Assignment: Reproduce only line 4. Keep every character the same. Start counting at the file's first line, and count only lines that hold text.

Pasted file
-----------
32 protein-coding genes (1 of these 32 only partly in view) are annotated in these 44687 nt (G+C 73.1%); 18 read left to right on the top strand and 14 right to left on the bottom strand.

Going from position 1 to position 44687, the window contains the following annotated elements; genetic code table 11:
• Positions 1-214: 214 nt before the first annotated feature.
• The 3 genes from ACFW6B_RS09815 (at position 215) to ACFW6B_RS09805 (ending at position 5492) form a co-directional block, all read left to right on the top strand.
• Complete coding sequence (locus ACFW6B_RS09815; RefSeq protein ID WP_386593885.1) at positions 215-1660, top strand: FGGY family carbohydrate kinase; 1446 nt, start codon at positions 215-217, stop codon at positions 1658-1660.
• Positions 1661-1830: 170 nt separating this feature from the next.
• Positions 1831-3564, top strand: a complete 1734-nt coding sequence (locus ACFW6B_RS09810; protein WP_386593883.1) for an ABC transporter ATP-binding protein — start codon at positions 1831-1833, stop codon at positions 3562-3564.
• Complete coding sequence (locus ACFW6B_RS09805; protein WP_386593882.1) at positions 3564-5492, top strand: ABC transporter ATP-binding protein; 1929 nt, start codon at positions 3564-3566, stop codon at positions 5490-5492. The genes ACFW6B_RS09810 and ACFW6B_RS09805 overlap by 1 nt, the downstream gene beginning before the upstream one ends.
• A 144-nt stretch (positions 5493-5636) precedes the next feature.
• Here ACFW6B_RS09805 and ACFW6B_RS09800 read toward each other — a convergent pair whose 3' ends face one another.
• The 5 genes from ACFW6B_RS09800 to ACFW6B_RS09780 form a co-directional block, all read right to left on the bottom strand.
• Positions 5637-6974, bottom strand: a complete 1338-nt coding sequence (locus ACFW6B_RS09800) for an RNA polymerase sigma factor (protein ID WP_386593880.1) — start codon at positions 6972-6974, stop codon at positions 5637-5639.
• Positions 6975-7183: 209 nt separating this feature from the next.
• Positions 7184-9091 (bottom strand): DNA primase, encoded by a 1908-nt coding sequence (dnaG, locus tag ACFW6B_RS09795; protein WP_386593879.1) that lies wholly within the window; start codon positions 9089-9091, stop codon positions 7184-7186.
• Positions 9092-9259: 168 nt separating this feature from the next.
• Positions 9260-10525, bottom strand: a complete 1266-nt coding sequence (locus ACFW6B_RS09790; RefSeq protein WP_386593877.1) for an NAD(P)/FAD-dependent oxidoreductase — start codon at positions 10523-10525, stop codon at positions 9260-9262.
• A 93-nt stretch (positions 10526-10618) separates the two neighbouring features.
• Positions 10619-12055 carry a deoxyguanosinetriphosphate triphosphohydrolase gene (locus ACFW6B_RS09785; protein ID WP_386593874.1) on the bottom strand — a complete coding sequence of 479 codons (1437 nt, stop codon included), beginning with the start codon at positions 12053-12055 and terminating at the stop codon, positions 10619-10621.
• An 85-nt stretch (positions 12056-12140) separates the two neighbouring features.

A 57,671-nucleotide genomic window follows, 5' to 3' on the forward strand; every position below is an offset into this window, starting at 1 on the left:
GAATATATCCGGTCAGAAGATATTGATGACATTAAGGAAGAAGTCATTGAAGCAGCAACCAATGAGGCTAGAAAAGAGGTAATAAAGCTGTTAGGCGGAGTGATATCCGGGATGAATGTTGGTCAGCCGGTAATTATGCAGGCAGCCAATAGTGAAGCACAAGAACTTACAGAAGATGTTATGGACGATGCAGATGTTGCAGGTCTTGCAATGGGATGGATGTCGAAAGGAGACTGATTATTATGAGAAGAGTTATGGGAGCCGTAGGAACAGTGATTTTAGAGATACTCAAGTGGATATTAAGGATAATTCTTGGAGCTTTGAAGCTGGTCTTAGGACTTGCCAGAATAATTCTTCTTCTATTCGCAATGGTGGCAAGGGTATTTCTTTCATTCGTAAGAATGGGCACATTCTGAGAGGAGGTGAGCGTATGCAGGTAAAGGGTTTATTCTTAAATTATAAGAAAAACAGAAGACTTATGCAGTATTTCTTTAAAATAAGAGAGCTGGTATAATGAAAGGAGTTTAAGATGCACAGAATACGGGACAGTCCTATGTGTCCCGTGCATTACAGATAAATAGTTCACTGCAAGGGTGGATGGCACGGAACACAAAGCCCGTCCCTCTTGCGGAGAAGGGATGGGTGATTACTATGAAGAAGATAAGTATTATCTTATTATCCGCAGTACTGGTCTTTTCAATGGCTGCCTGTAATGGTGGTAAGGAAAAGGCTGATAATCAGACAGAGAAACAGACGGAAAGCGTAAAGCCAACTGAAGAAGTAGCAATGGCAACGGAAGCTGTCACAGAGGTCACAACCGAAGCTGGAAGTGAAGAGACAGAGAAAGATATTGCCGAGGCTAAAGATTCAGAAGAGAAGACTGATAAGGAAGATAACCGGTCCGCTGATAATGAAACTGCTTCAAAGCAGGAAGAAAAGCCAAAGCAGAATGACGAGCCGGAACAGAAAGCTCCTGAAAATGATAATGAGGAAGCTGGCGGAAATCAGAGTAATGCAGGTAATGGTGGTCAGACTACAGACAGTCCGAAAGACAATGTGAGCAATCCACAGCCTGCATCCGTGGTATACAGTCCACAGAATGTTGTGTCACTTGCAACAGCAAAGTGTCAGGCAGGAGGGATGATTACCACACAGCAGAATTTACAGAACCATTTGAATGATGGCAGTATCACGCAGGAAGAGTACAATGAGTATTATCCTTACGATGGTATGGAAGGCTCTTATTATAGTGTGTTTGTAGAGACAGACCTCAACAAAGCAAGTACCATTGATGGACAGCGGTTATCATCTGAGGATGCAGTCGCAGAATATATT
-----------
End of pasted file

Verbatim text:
• The 3 genes from ACFW6B_RS09815 (at position 215) to ACFW6B_RS09805 (ending at position 5492) form a co-directional block, all read left to right on the top strand.